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Ortho is Changing Garden Products to Protect Honey Bees

By Chris Williams on May 3, 2016.

If you’re a gardener and you’re worried about protecting honey bees on your property, the yard and garden giant Ortho just made it a little easier for you. Bowing to consumer concerns about the effects of neonicotinoid insecticides on honey bees, Ortho is removing these chemicals from its products, making changes in eight of their popular lawn and garden pest control products.

Colony Collapse Disorder Has Multiple Causes

For years there has been growing concern about the decline in the numbers of honey bees in the U.S. Experts have been searching for the cause of what has become known as Colony Collapse Disorder (see In the News – Honey Bee Colony Collapse Disorder). Several culprits have been named – from changes in weather, to colony transportation stress, to honey bee parasites and disease, to pesticides. The conclusion from a government study is that Colony Collapse Disorder seems to result from a combination of factors and may include the use of insecticides containing neonicotinoid, called neonics.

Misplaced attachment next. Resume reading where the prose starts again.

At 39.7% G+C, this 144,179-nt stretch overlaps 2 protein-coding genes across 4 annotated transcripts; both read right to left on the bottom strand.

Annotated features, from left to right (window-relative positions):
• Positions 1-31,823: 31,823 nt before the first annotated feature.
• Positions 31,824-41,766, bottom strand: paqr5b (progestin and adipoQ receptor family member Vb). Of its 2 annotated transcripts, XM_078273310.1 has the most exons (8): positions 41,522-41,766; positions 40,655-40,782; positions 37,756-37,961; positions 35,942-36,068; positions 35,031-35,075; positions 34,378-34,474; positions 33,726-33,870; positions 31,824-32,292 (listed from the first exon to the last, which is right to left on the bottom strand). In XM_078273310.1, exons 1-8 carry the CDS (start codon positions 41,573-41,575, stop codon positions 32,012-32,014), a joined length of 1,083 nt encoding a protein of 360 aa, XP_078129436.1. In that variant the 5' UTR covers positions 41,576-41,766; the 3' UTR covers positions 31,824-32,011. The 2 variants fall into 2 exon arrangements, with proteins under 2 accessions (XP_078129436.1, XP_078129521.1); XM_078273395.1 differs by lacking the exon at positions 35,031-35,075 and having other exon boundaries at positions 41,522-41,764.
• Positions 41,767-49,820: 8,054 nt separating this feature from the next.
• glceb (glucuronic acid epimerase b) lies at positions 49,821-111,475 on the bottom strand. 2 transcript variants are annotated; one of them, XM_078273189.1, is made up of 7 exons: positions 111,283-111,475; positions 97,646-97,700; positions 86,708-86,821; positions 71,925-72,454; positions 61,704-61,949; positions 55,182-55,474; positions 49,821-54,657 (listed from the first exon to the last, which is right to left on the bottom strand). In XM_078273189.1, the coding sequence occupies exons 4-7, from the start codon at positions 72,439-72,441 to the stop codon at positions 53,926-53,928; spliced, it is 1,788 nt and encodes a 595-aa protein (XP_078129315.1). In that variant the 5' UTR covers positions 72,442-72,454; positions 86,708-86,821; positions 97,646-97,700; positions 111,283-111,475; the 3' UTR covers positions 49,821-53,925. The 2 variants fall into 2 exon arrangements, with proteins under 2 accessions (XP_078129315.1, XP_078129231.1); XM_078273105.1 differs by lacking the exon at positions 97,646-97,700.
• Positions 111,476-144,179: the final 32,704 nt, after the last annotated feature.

About 1/3 of the human diet comes from insect-pollinated plants and honey bees are responsible for about 80% of that pollination. Anytime pesticides are applied to or around flowering plants, there is a risk of killing foraging pollinators, including honey bees. Neonics seem to hit honey bees particularly hard. Pest control professionals know how to choose safe products and how to schedule spraying to protect bees, but consumers are not always so savvy in choosing and using pesticides.

New Products Will Be Safer for Honey Bees

While neonics have not been definitively shown to be responsible for honey bee decline, Ortho is making changes to three of its products for roses, flowers, trees, and shrubs by 2017 and five other products later by 2021. Ortho says that the change in the products’ active ingredient may mean that gardeners will have to apply the product more often, but the risk of hurting bees will be greatly reduced. The price of the reformulated products is not expected to change significantly.

“While agencies in the U.S. are still evaluating the overall impact of neonics on pollinator populations, it’s time for Ortho to move on,” said Tim Martin, general manager of the Ortho Brand.

Photo Credit : By Sajjad Fazel |  CC BY-SA 3.0

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